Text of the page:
Archive for wisecracks

Longing, Limericks and Levity in this Rock and Roll Time

A friend recently shot out a quick email regarding the continuing after-shocks: “I’m tired,” he wrote, “of all this rocking and rolling.”  Other friends, Japanese and other, frequently complain about the constant quaking, these shaky reminders of our ultimate vulnerability.

I appreciate them.  I even, well, I like them. Not that I enjoy imagining myself in a dire earthquake/tsunami situation, scrambling with two children up a mountain to escape the insidious, insatiable waves.  I don’t want to discover first hand whether ‘duck and cover’ is the best course, or if actually the trending ‘triangle of life’ works better if the roof comes crashing. Like everyone else here, I pray I will not ever experience any higher level of shake or wave than I did on March 11th.

But I want to live in the present.  I want to appreciate every single blue sky or yellow rose.  The ajisai will bloom soon; I want to see them.  Too often, I see only my own unreachable dreams, daydreaming about a future that is not mine.  The small tremors act as a gentle call back to reality, like a child’s insistent, sleepy tug to bed. Back to all I have to be thankful for,  helping me forget what I long for — and a strangely whispered comfort: we are/ I am only a human, after all.

I decided this rock and roll time needed some hip quick fix.  Here’s a limerick to even out even the most imbalanced lives  — like mine right now–

Said the Earth to the ants as they scurried

“Whatever can merit this hurry?

All this to-ing and fro-ing

Quite makes me feel low.” and

Earth hiccuped the ants topsy turvy.

(That one, for better or more likely worse, is my own invention.  Here is my favorite limerick, but I am not sure whom to credit –)

A crafty young bard named McMahon, 
whose poetry never would scan, 
once said, with a pause, 
“It’s probably because 
I’m always trying to cram as many extra syllables 
        into the last line as I possibly can.”

Rock on, Earth and all —  Levity can be a soul for shit.


Terpsichore, the muse for Dance–cover yourself, my dear.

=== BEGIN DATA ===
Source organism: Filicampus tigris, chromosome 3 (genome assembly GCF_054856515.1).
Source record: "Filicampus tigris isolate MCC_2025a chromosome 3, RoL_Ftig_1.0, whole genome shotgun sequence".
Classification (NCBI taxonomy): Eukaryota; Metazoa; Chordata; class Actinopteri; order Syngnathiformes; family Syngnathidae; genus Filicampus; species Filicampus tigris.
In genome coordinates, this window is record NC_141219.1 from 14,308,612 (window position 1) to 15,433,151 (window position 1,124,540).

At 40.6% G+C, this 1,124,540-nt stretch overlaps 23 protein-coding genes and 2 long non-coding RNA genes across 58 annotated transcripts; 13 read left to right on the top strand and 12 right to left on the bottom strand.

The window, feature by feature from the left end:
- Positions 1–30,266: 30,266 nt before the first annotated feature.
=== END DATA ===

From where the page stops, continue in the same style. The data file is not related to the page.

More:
The mind lays out the world in blocks, and the hushed blood waits for revenge.

John Gardner, in Grendel

Love and war, equally rude, cutting in front of our line of thought, a sweet delete of the entire text of life.

Kris Kosaka, Beyond the Confusions of Tongues

SOS…. SOS….SOS….  I strive to be wise, just end up cracked!  Only another sonnet can capture the irony!!

I wait. His breathing paints the dark; I sigh

your name because I can. All that I can not

blaze with the stars, glittering like the lies

that illuminate each day. I can not

but weep. How weary, stale, and flat the night

for we with shadow dreams. Darkness rips from me

the weapons that wield power in the light:

shining duty, honor and integrity

melt to black. Can-nots swirl, I can not tame

this foolish love – if I dare to seize the day

would you dare too, towards what I dare not name?

I climb upon the stars, I feel my way

across the sky into your room. Too late!

The sun alights my shadowed heart. I wait.

The Eternal Observer

My son and I were sitting quietly together last night and he turned to me suddenly and said, “we all have a god inside of us, don’t we, Mommy?”  Loving someone deeply brings such treasures — unexpected, pithy grace, bestowed with the shining eyes of a 9 year old philosopher.

Sometimes I forget about the god inside me, and I focus on the observer inside me, that being that sits at the corner of my eye, legs dangling, hat askew cynically, as it judges everything I do and say.  Sometimes I catch myself watching, creating, imagining, and I miss the god right in front of me: the child I love waiting for me to come into the present, the breath I take rushed, instead of savored, the food I eat, untasted but consumed.

Part of what makes me a writer is that little observer, but sometimes it robs me of the sacred.  Part of what makes me sacred are my children, all children, all humans, caught between the doing and the thinking, the imagining and the action.  Sometimes I secretly call my observer Prufrock, that gorgeous humane force, full of wondering hesitation.  (See the poem by TS Eliot)  I hope I will still hear the mermaids singing; I hope I can teach my children to dare to eat a peach; I hope I can balance watching with being, imagining with doing.  I treasure every reminder of the still, silent, sacred place inside me, even as I am the outsider, eternally observing, detached and disconnected.

Flights of Fancy —